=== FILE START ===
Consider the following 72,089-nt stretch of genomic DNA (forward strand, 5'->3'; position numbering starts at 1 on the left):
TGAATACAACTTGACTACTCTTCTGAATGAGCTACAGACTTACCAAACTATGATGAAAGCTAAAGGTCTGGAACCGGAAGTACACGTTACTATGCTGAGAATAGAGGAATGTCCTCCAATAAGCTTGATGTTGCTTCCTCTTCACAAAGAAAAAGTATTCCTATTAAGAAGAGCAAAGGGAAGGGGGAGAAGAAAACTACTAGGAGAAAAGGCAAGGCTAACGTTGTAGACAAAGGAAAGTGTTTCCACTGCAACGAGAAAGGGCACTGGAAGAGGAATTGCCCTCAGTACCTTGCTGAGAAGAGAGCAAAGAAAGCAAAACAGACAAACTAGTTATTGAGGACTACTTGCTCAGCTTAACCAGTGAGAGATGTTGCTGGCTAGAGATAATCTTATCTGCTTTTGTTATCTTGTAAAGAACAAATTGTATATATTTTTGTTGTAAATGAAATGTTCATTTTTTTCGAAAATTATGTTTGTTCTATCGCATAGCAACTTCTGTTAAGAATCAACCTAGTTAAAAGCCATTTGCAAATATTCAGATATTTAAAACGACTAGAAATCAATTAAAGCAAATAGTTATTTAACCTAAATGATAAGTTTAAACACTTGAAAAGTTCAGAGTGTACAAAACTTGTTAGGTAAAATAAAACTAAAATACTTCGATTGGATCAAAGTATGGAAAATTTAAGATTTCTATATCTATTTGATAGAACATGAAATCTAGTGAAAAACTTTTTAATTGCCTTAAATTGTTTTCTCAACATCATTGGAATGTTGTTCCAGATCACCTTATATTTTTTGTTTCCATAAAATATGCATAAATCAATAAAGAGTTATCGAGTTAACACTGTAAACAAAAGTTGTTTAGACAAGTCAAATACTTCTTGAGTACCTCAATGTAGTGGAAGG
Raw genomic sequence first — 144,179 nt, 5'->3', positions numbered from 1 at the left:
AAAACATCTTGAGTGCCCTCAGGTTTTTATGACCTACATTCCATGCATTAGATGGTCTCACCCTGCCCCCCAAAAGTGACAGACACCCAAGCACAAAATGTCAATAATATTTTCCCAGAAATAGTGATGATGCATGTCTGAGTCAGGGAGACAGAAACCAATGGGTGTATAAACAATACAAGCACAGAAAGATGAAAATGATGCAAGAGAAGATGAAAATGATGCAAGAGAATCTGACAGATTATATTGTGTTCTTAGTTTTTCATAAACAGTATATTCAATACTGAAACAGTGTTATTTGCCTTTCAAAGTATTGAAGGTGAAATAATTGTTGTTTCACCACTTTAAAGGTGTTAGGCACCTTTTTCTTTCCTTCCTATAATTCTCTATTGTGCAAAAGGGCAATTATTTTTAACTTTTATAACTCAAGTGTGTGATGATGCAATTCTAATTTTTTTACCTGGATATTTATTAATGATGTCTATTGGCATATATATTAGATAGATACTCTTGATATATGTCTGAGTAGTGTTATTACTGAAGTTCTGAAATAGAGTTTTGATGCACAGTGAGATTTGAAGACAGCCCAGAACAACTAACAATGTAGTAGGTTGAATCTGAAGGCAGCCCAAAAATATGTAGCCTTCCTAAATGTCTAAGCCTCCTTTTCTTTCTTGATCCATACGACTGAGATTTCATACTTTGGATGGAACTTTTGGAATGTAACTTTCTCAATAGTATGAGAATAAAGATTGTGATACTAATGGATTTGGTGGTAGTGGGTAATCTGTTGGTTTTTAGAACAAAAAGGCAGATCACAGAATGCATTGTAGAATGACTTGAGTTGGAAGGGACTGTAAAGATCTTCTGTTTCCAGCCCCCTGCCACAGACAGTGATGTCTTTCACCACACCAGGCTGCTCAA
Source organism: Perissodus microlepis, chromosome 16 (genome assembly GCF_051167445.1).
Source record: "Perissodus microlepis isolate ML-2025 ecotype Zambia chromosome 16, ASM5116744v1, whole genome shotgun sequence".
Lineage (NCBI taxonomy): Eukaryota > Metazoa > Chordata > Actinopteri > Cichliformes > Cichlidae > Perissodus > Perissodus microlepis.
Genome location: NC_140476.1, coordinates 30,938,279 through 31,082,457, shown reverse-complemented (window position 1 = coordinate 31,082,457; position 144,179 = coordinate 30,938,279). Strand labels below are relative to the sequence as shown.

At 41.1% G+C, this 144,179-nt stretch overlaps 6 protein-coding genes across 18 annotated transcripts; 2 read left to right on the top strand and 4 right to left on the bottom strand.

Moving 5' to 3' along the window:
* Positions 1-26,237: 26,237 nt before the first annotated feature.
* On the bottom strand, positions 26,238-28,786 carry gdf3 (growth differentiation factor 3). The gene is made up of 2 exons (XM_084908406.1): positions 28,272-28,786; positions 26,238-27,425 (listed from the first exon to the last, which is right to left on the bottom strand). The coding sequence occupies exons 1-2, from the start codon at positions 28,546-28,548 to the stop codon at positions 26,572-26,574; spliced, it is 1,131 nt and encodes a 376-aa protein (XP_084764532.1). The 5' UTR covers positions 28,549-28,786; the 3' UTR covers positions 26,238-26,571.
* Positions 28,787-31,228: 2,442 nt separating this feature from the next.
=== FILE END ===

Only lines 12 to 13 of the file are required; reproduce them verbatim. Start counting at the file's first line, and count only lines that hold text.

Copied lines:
* On the bottom strand, positions 26,238-28,786 carry gdf3 (growth differentiation factor 3). The gene is made up of 2 exons (XM_084908406.1): positions 28,272-28,786; positions 26,238-27,425 (listed from the first exon to the last, which is right to left on the bottom strand). The coding sequence occupies exons 1-2, from the start codon at positions 28,546-28,548 to the stop codon at positions 26,572-26,574; spliced, it is 1,131 nt and encodes a 376-aa protein (XP_084764532.1). The 5' UTR covers positions 28,549-28,786; the 3' UTR covers positions 26,238-26,571.
* Positions 28,787-31,228: 2,442 nt separating this feature from the next.